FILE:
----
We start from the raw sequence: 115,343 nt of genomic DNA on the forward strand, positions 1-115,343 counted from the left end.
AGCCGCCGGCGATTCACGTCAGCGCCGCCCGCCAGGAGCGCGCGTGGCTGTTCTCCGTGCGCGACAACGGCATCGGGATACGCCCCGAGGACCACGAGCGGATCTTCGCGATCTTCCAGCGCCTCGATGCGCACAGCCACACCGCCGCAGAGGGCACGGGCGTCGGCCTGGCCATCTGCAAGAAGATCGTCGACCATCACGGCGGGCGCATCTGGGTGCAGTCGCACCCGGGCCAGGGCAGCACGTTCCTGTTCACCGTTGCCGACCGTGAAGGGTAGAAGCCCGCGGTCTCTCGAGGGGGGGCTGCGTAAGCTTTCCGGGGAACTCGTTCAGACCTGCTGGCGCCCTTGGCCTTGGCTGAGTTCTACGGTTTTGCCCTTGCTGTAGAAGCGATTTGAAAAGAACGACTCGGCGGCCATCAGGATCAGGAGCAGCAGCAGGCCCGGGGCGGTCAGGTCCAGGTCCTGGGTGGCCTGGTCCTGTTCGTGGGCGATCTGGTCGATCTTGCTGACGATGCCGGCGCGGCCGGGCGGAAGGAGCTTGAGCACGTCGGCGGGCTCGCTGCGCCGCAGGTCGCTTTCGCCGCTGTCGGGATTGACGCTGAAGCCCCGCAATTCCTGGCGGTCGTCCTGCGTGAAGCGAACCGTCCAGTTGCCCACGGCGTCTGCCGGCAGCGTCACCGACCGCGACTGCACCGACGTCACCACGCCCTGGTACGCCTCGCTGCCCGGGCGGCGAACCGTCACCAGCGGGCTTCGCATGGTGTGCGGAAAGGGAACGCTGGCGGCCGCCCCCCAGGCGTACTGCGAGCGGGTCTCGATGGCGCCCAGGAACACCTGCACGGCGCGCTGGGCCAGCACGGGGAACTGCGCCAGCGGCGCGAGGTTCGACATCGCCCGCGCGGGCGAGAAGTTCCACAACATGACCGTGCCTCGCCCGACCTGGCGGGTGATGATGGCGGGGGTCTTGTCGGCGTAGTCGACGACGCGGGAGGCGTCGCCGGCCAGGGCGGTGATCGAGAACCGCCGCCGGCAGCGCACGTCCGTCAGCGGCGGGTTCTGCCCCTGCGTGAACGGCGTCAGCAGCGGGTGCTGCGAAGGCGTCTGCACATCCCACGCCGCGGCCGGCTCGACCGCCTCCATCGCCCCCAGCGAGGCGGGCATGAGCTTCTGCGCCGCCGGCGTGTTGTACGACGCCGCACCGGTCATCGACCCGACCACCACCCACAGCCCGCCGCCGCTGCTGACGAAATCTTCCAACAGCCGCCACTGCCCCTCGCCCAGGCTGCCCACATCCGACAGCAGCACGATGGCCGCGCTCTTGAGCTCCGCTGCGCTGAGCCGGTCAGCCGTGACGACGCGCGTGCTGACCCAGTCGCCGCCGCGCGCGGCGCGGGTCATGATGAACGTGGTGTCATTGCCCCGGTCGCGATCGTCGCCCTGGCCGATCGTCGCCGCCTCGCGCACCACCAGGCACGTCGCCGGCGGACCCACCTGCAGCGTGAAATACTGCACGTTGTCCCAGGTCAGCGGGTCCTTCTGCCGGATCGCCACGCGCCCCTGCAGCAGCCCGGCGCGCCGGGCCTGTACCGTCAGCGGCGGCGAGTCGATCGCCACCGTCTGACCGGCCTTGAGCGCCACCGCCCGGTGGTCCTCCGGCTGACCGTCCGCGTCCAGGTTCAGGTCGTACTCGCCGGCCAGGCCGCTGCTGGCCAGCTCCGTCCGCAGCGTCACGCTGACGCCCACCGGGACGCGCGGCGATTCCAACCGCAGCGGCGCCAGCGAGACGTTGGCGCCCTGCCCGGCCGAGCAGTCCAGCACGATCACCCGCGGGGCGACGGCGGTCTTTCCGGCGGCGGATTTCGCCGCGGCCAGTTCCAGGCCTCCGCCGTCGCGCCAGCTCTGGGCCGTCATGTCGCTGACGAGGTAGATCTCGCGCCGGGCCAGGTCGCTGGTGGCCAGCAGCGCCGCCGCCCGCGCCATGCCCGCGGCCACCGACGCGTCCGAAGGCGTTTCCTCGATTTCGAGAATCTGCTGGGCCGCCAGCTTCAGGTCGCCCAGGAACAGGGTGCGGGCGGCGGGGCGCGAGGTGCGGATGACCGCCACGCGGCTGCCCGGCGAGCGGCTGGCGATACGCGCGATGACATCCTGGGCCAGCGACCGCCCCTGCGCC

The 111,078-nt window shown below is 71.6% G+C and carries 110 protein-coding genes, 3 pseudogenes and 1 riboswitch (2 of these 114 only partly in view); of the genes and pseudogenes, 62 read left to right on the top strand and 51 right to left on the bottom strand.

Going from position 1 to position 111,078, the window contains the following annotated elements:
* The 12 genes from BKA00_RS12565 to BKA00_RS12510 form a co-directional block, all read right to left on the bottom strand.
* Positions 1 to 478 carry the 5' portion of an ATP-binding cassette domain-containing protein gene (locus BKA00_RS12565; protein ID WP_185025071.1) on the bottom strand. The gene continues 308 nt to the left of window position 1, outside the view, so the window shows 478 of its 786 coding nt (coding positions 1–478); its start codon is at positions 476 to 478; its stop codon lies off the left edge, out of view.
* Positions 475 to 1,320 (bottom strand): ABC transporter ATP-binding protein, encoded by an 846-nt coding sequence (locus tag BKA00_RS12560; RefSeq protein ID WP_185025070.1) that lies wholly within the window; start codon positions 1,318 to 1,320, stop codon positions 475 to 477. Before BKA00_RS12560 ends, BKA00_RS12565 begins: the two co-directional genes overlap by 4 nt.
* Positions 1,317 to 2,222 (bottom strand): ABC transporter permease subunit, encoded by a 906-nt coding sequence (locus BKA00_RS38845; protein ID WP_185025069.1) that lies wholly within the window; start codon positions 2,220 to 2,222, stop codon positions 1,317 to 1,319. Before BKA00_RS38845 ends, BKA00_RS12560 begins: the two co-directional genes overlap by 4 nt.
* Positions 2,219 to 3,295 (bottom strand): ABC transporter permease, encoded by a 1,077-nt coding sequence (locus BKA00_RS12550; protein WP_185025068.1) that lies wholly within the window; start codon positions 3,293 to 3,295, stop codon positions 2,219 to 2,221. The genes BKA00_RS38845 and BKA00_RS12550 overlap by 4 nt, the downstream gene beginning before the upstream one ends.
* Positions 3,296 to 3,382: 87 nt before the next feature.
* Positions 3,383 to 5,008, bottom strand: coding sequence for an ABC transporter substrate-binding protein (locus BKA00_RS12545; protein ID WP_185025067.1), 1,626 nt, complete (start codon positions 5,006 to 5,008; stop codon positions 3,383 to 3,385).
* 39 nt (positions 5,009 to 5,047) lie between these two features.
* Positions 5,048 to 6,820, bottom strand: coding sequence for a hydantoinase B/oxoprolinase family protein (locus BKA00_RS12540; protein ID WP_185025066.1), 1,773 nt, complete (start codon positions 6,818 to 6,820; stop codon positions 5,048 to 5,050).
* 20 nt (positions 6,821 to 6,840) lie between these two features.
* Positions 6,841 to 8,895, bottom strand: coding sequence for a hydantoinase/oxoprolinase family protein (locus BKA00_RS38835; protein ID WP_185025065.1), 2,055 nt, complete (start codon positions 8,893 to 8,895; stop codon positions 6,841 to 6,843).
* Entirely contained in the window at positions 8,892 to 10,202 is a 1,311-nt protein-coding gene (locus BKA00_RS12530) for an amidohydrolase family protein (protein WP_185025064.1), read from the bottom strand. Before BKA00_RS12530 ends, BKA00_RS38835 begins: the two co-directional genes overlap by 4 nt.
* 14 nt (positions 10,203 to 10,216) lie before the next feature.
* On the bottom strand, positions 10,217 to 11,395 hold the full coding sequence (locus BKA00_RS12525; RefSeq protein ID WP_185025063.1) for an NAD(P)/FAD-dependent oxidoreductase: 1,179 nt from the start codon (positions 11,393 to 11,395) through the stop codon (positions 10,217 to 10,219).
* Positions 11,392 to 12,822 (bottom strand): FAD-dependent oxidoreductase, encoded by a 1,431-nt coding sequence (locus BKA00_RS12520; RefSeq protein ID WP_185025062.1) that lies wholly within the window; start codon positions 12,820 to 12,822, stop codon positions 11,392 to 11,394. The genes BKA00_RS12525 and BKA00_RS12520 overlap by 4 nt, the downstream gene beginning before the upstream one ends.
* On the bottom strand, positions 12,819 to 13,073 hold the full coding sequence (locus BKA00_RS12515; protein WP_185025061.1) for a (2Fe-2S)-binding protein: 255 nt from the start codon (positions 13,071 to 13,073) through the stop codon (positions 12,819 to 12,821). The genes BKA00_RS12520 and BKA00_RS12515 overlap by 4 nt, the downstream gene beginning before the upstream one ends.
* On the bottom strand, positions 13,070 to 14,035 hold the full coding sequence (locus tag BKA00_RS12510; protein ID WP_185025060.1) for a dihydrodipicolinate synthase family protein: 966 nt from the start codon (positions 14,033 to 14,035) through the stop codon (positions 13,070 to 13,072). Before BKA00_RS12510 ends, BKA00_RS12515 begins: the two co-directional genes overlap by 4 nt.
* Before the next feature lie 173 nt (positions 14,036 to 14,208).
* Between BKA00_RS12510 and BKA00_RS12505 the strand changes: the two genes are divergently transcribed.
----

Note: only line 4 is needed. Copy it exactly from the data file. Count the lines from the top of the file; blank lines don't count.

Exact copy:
Going from position 1 to position 111,078, the window contains the following annotated elements: